WASHINGTON – Senate Majority Leader Mitch McConnell declared Tuesday that special counsel Robert Mueller’s investigation into Russian interference is over, despite House Democrats pursuing more information.

“Case closed,” McConnell, R-Ky., said on the Senate floor about Mueller’s key finding that nobody from President Donald Trump’s campaign conspired with Russians to influence the election.

McConnell compared Democratic complaints over the need to continue the 22-month investigation to the movie “Groundhog Day,” where the protagonist repeats the same day repetitively. He also called efforts for continued investigation “unhinged partisanship” that would keep the country divided.

“This investigation went on for two years,” McConnell said. “It’s finally over.”

But Senate Minority Leader Chuck Schumer, D-N.Y., said Republicans dragged their feet on efforts to enhance election security and instead sought to discourage investigations of Trump because of fears about where they would lead.

“What we have here is a concerted effort to circle the wagons, to protect the president from accountability, to whitewash his reprehensible conduct by simply declaring it irrelevant,” Schumer said.

The dueling speeches came on the same day staffers from the House Judiciary Committee are meeting with Justice Department officials about whether more information from Mueller’s 448-page report can be released publicly.

Attorney General William Barr redacted portions of the report that dealt with grand-jury evidence, information from ongoing cases, intelligence information and information that might infringe on the privacy of people not charged. He defended his handling of the report at the Senate Judiciary Committee last Wednesday.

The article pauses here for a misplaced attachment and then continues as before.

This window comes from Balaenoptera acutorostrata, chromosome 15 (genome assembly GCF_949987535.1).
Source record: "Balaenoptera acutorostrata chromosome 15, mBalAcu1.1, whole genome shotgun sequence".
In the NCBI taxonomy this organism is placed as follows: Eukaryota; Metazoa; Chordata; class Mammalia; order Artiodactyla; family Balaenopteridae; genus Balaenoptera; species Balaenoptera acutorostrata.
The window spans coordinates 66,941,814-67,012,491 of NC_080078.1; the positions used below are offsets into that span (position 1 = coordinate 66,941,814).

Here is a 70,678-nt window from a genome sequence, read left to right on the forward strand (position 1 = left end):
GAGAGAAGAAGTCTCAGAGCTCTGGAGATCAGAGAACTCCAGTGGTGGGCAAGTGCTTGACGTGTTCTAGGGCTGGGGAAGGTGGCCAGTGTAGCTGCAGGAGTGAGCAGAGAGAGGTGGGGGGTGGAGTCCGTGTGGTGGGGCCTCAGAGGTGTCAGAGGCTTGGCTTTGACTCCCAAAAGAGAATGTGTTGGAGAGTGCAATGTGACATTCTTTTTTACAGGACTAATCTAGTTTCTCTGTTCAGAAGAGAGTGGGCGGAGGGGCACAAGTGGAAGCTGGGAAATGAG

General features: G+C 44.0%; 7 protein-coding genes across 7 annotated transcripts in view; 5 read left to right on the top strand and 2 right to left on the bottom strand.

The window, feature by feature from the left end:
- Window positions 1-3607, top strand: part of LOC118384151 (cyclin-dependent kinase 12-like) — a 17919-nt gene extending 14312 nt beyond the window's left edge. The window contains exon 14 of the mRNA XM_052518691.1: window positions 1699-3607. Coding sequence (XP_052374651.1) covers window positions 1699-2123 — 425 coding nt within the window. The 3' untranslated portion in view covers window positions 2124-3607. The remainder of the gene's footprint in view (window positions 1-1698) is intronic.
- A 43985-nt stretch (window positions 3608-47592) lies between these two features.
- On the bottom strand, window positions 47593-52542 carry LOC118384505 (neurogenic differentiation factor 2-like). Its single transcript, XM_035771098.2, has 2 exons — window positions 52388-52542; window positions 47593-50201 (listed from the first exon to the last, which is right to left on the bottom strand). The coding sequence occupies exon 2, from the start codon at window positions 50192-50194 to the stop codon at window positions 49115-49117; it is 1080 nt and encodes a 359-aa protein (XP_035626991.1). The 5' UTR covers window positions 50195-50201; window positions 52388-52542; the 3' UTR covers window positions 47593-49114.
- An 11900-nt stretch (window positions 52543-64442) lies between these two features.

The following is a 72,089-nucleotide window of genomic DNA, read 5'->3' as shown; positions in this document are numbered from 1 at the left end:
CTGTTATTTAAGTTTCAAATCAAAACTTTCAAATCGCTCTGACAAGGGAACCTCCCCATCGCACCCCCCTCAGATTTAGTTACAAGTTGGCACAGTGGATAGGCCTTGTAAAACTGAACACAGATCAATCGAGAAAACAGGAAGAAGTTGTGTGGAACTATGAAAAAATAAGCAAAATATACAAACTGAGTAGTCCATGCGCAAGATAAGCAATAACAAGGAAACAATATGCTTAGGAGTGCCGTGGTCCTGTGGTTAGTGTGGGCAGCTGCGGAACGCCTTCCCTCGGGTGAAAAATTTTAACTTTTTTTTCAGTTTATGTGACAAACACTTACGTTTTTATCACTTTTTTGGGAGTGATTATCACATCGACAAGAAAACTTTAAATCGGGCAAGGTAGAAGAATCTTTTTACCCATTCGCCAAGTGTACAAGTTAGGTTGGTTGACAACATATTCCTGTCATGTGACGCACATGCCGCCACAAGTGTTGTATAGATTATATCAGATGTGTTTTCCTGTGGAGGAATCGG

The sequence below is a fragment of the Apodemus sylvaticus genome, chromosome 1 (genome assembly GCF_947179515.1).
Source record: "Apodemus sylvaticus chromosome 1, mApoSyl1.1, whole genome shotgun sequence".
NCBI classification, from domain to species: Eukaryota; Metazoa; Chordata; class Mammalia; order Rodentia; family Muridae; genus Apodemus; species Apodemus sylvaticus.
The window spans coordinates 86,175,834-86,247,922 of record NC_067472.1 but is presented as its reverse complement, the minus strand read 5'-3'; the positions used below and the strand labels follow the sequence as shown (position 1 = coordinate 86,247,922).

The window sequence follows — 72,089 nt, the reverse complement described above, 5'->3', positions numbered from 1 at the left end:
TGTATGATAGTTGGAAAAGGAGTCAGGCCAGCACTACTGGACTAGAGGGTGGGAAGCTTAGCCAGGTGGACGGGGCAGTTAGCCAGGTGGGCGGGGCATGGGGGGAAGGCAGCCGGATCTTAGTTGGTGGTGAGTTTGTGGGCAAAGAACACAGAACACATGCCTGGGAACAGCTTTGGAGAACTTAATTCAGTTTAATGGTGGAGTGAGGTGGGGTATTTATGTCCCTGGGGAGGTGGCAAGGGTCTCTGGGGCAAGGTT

But House Democrats including Speaker Nancy Pelosi, D-Calif., have insisted that Congress receive the full report. Democrats contend the report described potential conspiracy between Trump’s campaign and Russia, even though Mueller filed no charges in that area. They also say the numerous episodes of potential obstruction of justice must be explored after Mueller reached no decision on obstruction charges.

Barr decided that the evidence Mueller collected didn’t merit obstruction charges. Trump has said the report completely exonerated him.

If lawmakers and department officials can’t reach a compromise, the Judiciary Committee scheduled a Wednesday vote on whether to hold Barr in contempt for failing to comply with a subpoena for the entire report.

More on Congress and special counsel Robert Mueller’s report:

House Judiciary Committee sets Wednesday contempt vote for Attorney General William Barr

‘Slow-motion constitutional car crash': Trump, Congress battle over investigations with no end in sight

‘We’re out of it.’ Attorney General Barr defends release, conclusions of special counsel’s Russia report

Like what you’re reading?: Download the USA TODAY app for more